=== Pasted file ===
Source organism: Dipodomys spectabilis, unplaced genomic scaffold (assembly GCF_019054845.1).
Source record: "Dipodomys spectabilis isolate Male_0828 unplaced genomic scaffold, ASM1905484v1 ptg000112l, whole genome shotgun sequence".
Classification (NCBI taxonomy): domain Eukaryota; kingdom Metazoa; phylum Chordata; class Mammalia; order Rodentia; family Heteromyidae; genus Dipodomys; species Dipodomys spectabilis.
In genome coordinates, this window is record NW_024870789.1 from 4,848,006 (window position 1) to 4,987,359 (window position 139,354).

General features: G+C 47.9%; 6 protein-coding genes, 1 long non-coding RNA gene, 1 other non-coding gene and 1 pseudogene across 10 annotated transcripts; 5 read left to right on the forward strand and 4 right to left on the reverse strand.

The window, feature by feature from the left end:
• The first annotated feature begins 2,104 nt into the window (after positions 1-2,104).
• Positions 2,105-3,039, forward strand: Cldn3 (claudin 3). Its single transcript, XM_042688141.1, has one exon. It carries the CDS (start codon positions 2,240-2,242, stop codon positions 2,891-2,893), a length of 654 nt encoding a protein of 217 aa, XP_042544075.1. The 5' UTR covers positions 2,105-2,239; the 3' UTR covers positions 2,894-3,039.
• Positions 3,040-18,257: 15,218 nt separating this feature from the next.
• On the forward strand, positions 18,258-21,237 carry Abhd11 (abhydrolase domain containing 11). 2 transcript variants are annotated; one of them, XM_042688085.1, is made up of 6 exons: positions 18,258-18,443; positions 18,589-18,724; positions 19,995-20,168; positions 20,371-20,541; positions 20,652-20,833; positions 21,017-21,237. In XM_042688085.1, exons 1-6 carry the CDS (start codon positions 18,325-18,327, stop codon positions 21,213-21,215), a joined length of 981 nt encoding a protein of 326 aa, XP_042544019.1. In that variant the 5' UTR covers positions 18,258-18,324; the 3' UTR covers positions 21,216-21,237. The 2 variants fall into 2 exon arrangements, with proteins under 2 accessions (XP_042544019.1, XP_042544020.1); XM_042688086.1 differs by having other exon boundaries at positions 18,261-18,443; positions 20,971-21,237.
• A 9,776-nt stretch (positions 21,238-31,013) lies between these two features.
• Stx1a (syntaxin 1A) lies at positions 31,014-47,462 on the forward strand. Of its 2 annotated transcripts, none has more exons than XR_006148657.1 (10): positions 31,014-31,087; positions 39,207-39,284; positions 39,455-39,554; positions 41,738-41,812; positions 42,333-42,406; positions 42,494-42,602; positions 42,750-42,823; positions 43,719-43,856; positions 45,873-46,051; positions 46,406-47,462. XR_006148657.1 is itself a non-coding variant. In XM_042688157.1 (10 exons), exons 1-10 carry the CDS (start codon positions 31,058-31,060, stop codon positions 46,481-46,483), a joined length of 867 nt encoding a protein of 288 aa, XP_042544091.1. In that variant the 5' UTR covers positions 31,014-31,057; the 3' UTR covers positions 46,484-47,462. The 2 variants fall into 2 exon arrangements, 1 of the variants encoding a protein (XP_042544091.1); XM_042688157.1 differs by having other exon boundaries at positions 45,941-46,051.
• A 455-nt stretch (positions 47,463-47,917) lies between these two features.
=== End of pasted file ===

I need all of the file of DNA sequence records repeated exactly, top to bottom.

Source organism: Dipodomys spectabilis, unplaced genomic scaffold (assembly GCF_019054845.1).
Source record: "Dipodomys spectabilis isolate Male_0828 unplaced genomic scaffold, ASM1905484v1 ptg000112l, whole genome shotgun sequence".
Classification (NCBI taxonomy): domain Eukaryota; kingdom Metazoa; phylum Chordata; class Mammalia; order Rodentia; family Heteromyidae; genus Dipodomys; species Dipodomys spectabilis.
In genome coordinates, this window is record NW_024870789.1 from 4,848,006 (window position 1) to 4,987,359 (window position 139,354).

General features: G+C 47.9%; 6 protein-coding genes, 1 long non-coding RNA gene, 1 other non-coding gene and 1 pseudogene across 10 annotated transcripts; 5 read left to right on the forward strand and 4 right to left on the reverse strand.

The window, feature by feature from the left end:
• The first annotated feature begins 2,104 nt into the window (after positions 1-2,104).
• Positions 2,105-3,039, forward strand: Cldn3 (claudin 3). Its single transcript, XM_042688141.1, has one exon. It carries the CDS (start codon positions 2,240-2,242, stop codon positions 2,891-2,893), a length of 654 nt encoding a protein of 217 aa, XP_042544075.1. The 5' UTR covers positions 2,105-2,239; the 3' UTR covers positions 2,894-3,039.
• Positions 3,040-18,257: 15,218 nt separating this feature from the next.
• On the forward strand, positions 18,258-21,237 carry Abhd11 (abhydrolase domain containing 11). 2 transcript variants are annotated; one of them, XM_042688085.1, is made up of 6 exons: positions 18,258-18,443; positions 18,589-18,724; positions 19,995-20,168; positions 20,371-20,541; positions 20,652-20,833; positions 21,017-21,237. In XM_042688085.1, exons 1-6 carry the CDS (start codon positions 18,325-18,327, stop codon positions 21,213-21,215), a joined length of 981 nt encoding a protein of 326 aa, XP_042544019.1. In that variant the 5' UTR covers positions 18,258-18,324; the 3' UTR covers positions 21,216-21,237. The 2 variants fall into 2 exon arrangements, with proteins under 2 accessions (XP_042544019.1, XP_042544020.1); XM_042688086.1 differs by having other exon boundaries at positions 18,261-18,443; positions 20,971-21,237.
• A 9,776-nt stretch (positions 21,238-31,013) lies between these two features.
• Stx1a (syntaxin 1A) lies at positions 31,014-47,462 on the forward strand. Of its 2 annotated transcripts, none has more exons than XR_006148657.1 (10): positions 31,014-31,087; positions 39,207-39,284; positions 39,455-39,554; positions 41,738-41,812; positions 42,333-42,406; positions 42,494-42,602; positions 42,750-42,823; positions 43,719-43,856; positions 45,873-46,051; positions 46,406-47,462. XR_006148657.1 is itself a non-coding variant. In XM_042688157.1 (10 exons), exons 1-10 carry the CDS (start codon positions 31,058-31,060, stop codon positions 46,481-46,483), a joined length of 867 nt encoding a protein of 288 aa, XP_042544091.1. In that variant the 5' UTR covers positions 31,014-31,057; the 3' UTR covers positions 46,484-47,462. The 2 variants fall into 2 exon arrangements, 1 of the variants encoding a protein (XP_042544091.1); XM_042688157.1 differs by having other exon boundaries at positions 45,941-46,051.
• A 455-nt stretch (positions 47,463-47,917) lies between these two features.